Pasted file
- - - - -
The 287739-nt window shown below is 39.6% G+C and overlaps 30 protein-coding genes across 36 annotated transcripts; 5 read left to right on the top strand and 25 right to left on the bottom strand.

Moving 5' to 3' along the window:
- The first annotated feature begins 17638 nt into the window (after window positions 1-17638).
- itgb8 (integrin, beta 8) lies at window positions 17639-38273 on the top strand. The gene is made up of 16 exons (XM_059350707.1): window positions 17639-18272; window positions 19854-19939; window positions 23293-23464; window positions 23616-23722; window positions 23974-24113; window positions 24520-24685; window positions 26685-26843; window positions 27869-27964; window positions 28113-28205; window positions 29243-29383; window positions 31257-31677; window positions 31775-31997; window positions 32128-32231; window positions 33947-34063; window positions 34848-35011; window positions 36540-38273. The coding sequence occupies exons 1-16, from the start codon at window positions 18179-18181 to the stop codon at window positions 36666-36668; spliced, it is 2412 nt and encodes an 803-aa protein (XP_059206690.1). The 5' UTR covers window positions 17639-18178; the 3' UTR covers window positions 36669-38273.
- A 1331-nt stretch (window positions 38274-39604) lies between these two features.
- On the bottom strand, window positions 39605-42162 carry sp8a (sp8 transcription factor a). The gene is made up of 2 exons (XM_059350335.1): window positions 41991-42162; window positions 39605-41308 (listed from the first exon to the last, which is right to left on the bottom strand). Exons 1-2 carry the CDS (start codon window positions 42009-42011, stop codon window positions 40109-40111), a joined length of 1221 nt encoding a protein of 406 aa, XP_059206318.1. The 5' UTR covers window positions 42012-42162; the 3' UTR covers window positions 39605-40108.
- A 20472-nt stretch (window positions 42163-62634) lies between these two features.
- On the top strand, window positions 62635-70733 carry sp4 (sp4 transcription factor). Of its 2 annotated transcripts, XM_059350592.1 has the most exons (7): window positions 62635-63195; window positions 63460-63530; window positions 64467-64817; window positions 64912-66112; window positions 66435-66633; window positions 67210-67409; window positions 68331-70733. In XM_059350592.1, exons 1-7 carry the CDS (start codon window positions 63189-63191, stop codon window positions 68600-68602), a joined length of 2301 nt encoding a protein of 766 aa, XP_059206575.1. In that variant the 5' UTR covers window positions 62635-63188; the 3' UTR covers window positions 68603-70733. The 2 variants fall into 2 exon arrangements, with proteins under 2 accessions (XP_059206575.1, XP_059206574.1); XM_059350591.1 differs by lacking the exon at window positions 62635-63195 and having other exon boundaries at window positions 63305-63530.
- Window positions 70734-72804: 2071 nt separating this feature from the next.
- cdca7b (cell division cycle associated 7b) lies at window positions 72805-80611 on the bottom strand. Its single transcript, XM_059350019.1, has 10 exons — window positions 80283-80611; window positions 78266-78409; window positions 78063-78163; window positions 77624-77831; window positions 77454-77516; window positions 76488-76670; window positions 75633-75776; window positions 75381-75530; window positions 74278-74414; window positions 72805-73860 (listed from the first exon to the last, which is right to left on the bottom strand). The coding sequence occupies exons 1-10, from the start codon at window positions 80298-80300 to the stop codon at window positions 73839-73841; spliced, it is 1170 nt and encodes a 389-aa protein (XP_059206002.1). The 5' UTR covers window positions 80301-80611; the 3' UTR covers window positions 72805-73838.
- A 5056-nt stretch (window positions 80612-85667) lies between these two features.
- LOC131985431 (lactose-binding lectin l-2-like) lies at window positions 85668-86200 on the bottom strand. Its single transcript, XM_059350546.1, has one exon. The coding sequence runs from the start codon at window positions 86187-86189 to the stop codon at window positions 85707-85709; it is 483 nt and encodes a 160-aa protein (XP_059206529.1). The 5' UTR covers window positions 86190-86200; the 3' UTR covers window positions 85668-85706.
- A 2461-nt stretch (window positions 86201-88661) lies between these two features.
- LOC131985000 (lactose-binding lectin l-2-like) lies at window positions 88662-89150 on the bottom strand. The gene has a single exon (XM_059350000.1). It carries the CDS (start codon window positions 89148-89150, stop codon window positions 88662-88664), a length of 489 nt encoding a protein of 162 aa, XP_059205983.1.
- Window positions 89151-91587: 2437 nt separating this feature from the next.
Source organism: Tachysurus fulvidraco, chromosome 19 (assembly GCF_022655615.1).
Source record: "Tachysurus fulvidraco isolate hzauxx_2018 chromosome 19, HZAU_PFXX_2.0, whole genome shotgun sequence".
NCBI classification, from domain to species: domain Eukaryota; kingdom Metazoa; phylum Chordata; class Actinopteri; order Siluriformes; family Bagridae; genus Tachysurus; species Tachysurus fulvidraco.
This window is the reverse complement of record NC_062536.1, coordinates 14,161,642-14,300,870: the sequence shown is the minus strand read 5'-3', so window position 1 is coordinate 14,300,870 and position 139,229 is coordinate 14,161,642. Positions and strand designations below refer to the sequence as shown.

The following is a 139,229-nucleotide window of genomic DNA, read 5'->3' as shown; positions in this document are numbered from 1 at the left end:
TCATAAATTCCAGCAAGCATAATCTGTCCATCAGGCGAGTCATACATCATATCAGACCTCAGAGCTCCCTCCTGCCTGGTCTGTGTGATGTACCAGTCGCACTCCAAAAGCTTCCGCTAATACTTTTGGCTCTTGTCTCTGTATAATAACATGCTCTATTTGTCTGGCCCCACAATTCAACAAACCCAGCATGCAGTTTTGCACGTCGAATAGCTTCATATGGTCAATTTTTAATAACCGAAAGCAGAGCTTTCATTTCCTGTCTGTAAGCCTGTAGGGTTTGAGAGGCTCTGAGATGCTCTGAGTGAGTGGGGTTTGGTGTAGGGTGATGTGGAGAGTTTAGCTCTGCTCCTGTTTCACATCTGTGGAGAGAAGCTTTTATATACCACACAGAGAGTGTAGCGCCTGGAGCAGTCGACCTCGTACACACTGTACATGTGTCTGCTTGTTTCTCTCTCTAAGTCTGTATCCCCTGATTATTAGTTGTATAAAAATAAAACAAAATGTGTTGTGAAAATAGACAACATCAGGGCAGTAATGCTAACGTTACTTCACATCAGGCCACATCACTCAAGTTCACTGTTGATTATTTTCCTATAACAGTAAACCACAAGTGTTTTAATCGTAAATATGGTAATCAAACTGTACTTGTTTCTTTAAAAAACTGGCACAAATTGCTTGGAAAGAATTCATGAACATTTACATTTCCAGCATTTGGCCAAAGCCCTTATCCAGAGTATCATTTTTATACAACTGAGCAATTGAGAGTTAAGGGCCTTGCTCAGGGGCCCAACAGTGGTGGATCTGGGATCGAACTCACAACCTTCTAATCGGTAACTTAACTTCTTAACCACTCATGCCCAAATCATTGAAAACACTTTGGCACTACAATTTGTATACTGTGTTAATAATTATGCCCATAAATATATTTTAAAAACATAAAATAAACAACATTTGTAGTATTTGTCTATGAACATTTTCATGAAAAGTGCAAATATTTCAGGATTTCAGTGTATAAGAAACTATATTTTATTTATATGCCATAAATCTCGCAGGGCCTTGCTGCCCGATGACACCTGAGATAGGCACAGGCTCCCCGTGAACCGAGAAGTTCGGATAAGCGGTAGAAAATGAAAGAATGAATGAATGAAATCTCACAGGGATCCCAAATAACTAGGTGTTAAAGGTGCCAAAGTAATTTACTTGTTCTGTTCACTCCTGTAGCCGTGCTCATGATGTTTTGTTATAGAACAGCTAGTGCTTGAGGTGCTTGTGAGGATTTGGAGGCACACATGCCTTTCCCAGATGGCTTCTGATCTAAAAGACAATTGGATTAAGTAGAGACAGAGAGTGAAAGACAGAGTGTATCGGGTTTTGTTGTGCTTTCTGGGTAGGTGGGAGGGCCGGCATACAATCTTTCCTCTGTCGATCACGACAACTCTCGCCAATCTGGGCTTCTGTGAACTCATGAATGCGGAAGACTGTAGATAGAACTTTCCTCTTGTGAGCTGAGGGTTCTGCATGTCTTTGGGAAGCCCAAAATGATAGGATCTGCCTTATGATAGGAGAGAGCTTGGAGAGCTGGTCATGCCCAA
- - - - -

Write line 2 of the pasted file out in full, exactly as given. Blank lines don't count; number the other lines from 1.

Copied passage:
Moving 5' to 3' along the window: